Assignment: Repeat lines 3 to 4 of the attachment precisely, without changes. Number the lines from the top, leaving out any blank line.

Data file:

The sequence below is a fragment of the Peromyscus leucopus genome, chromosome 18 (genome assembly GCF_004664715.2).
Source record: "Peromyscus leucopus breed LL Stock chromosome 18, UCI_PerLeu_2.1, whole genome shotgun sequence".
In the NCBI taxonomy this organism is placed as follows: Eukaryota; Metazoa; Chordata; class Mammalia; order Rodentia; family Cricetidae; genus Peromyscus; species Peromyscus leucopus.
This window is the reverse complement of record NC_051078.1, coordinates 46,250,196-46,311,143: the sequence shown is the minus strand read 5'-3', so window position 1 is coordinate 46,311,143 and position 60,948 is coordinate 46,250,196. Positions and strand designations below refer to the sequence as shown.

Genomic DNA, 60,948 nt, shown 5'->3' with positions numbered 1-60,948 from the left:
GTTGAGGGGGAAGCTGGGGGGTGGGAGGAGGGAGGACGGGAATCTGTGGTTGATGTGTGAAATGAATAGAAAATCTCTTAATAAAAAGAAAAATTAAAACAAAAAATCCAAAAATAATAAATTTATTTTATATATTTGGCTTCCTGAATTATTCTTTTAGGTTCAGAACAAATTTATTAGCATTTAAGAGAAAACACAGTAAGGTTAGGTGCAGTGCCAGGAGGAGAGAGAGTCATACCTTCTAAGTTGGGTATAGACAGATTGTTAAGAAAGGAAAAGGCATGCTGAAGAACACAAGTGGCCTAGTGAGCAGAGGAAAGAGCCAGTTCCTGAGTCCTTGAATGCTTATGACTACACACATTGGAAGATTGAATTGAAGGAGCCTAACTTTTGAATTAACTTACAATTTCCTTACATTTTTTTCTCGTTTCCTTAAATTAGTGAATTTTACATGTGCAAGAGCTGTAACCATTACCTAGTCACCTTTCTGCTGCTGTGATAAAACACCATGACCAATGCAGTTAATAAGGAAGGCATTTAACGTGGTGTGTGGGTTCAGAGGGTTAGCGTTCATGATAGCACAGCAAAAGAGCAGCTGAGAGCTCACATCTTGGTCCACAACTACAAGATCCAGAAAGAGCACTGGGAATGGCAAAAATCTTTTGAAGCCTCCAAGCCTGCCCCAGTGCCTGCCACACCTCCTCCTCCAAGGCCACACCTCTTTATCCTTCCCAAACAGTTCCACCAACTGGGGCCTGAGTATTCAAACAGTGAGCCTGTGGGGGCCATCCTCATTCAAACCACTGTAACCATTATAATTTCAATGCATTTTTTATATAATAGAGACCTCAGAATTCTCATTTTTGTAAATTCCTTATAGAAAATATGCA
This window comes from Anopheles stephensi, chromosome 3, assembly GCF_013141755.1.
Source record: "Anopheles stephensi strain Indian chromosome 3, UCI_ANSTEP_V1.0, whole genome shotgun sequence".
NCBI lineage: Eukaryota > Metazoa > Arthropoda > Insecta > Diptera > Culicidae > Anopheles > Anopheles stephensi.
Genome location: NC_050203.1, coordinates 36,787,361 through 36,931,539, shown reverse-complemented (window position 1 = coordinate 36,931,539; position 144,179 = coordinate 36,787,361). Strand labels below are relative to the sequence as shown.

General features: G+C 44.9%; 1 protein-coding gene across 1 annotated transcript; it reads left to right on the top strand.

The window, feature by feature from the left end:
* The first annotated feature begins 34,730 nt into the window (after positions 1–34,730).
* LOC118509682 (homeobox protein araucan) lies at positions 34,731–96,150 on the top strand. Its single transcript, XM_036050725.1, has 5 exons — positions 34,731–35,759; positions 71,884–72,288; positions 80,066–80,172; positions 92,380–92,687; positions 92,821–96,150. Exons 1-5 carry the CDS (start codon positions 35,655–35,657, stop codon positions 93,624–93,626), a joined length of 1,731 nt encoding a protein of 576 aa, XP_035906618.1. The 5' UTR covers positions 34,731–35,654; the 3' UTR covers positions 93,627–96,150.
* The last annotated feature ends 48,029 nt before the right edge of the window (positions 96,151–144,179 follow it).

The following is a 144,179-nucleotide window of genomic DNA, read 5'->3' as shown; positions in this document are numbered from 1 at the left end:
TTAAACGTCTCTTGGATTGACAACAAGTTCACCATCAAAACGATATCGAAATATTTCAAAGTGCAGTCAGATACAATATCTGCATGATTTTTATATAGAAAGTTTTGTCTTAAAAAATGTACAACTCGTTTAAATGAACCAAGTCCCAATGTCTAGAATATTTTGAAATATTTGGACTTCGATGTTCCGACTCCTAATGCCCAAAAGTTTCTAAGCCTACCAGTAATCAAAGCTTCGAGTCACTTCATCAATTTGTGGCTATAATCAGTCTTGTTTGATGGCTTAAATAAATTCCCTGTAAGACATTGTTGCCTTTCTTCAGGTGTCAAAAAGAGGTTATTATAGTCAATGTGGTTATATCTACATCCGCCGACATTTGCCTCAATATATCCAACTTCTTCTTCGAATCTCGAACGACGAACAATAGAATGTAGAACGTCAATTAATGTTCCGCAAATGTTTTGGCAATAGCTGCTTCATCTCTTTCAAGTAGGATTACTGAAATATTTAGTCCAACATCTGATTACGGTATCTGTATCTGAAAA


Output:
In the NCBI taxonomy this organism is placed as follows: Eukaryota; Metazoa; Chordata; class Mammalia; order Rodentia; family Cricetidae; genus Peromyscus; species Peromyscus leucopus.
This window is the reverse complement of record NC_051078.1, coordinates 46,250,196-46,311,143: the sequence shown is the minus strand read 5'-3', so window position 1 is coordinate 46,311,143 and position 60,948 is coordinate 46,250,196. Positions and strand designations below refer to the sequence as shown.